Drug stores need better data analytics to manage assortment growth
Drug store retail has never been a simple enterprise, but recent changes have left operators struggling with a new and still evolving set of challenges around product assortment. Years ago, a store may have stocked between 7,000 and 8,000 over-the-counter SKUs. Retailers now have to account for and optimize anywhere between 15,000 and 20,000 SKUs. Add to that the introduction of fresh and convenience products in many locations, and the scale and scope of a merchandiser’s responsibilities has grown enormously complex.
Given this expanding assortment profile, what new concerns must drug store merchandisers take into consideration? Some challenges remain the same like the evergreen question of how to ensure the right product is available in the right location at the right time. Though the question is familiar, the answer becomes more difficult when the assortment more than doubles in size. It also is complicated by greater assortment diversity. Today’s drug store must account for expiration dates on fresh foods to avoid spoilage and other concerns that are more commonly relevant to supermarkets, such as encouraging customers to shop the whole store.
But unlike supermarkets, drug stores face significant shelf space and throughput capacity constraints, often excluding larger retailers’ strategies and solutions from serving as a viable model. Without a thoughtful strategy in place, products may sit unmoved for extended periods — a problem with the potential to inflict exponential damage as more fresh products are offered.
More often than not, retailers attempt to resolve these problems through brute force, assigning more people to spend more time working at a more detailed level. This approach is neither practical nor sustainable. There’s significant value to be found in reaching the right decisions, but that value should not be eliminated by the cost of the resources required to get there.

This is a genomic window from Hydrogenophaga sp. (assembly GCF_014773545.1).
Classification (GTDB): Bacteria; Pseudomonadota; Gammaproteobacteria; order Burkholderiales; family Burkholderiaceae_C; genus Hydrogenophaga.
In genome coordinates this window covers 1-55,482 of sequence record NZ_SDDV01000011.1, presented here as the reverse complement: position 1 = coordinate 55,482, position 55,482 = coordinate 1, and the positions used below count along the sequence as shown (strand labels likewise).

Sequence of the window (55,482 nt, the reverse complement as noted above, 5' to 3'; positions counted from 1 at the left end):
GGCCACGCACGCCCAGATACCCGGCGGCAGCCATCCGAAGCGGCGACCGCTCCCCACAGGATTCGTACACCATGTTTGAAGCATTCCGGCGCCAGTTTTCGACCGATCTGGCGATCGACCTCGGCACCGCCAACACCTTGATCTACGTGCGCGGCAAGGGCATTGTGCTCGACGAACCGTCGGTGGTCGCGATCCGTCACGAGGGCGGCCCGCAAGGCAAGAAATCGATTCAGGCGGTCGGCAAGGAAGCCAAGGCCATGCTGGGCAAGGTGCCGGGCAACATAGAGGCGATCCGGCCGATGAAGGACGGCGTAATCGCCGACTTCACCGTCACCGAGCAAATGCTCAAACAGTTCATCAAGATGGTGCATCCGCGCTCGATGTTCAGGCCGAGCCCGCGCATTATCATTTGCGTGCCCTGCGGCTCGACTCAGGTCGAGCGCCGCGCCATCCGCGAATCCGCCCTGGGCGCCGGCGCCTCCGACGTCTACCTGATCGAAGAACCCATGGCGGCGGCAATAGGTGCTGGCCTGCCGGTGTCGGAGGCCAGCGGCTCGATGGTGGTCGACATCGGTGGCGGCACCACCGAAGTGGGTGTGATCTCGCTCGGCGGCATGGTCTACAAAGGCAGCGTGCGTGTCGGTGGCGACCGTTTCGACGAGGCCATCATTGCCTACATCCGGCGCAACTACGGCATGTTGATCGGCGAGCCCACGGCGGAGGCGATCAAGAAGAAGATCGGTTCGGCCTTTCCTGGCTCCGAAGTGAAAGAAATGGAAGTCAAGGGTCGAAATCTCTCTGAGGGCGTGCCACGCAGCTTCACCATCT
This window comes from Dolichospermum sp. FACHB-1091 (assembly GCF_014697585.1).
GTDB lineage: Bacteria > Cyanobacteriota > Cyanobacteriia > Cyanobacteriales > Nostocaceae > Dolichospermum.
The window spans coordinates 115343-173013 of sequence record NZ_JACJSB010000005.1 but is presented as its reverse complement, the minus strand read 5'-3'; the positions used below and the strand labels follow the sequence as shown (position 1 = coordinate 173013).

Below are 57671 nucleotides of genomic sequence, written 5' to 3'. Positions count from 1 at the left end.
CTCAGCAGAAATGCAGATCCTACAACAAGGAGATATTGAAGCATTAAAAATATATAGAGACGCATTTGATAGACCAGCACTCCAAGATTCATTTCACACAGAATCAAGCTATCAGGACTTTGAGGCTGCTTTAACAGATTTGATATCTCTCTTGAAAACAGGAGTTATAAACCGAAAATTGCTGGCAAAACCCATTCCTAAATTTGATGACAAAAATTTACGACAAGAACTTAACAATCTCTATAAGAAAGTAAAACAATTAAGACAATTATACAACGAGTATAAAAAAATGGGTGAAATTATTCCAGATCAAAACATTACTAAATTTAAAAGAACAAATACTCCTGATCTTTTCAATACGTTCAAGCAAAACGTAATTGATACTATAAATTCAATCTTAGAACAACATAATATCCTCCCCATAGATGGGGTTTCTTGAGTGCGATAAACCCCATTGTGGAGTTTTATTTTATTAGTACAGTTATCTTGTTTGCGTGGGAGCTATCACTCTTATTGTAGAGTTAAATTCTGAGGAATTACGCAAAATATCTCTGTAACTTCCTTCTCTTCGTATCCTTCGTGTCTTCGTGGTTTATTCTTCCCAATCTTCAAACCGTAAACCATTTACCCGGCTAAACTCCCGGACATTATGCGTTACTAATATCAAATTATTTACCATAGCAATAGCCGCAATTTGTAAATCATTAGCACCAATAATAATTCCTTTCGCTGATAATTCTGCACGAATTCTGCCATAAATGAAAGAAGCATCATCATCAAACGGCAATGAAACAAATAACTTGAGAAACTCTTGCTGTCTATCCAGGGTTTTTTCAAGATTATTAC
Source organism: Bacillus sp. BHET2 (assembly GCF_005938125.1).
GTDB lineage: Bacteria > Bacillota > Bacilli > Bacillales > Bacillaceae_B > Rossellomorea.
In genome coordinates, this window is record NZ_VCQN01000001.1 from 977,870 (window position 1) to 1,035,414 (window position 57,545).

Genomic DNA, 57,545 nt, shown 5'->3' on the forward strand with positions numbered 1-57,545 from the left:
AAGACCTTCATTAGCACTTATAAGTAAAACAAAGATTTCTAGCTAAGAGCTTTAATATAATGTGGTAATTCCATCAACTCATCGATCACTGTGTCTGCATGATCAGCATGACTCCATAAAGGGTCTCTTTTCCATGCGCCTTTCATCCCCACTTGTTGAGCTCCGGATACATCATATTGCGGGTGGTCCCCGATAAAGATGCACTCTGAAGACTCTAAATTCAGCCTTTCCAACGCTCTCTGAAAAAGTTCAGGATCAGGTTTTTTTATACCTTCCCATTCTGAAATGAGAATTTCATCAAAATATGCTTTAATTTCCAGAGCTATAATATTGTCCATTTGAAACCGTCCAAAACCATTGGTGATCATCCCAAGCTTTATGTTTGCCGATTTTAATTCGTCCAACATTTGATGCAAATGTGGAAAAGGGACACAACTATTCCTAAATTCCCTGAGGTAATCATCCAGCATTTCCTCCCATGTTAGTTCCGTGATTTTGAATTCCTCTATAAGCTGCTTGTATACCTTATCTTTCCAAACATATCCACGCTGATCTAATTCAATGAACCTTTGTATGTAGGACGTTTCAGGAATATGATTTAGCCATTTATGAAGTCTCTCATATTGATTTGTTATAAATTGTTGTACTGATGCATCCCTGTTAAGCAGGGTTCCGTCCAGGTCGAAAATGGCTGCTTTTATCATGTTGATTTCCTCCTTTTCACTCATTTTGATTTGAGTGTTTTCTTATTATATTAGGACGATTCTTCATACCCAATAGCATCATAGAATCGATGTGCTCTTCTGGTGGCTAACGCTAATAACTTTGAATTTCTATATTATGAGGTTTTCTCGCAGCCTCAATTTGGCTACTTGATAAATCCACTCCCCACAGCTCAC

As complexity grows, the need for assistance from technology grows as well. Many retailers try to address this by forcing point solutions that weren’t designed to solve these problems. While integrating disparate solutions through data integration can deliver incremental progress, they remain constrained by platform and process limitations that inevitably get in the way of achieving the goal.
These approaches mistakenly assume that data alone can provide clarity — but clarity requires the right technology. Drug stores probably are not able to rely on the previous generation of solutions to address their rapidly evolving needs, and would be better served by a new generation of technology with multiple functionalities built into their core algorithms and platform.
These “unified” solutions are better equipped to negotiate increasing assortment size, diversity, complexity and throughput limitations within the drug store. A unified solution can forecast a demand spike for a fresh product a month ahead of time and then apply that knowledge to make recommendations that reduce potential bottlenecks by adjusting the orders of ambient stock, which is less susceptible to waste, for the forecasted spike. The store may have too much toothpaste for a couple weeks and their hygiene aisle may be force filled to maximize available shelf space, but the toothpaste won’t go bad. The fresh product with the shorter shelf life can be ordered in the necessary quantities and with appropriate timing even through the forecasted demand spike — all staying within the drug store’s space and throughput limitations. Only a holistic view of the problem can truly impact each of the necessary components.
Of course, drug store retailers’ challenges will continue to evolve, and their solutions must be capable to do the same. Retailers should continuously evaluate their technology to ensure it can meet both current and future operational needs. The best modern solutions leverage newer technology to enable flexibility and adaptability to the rapidly changing conditions in retail, thus insulating their users from obsolescence.
Greg Wilson is the vice president of sales and field strategy at Relex Solutions.
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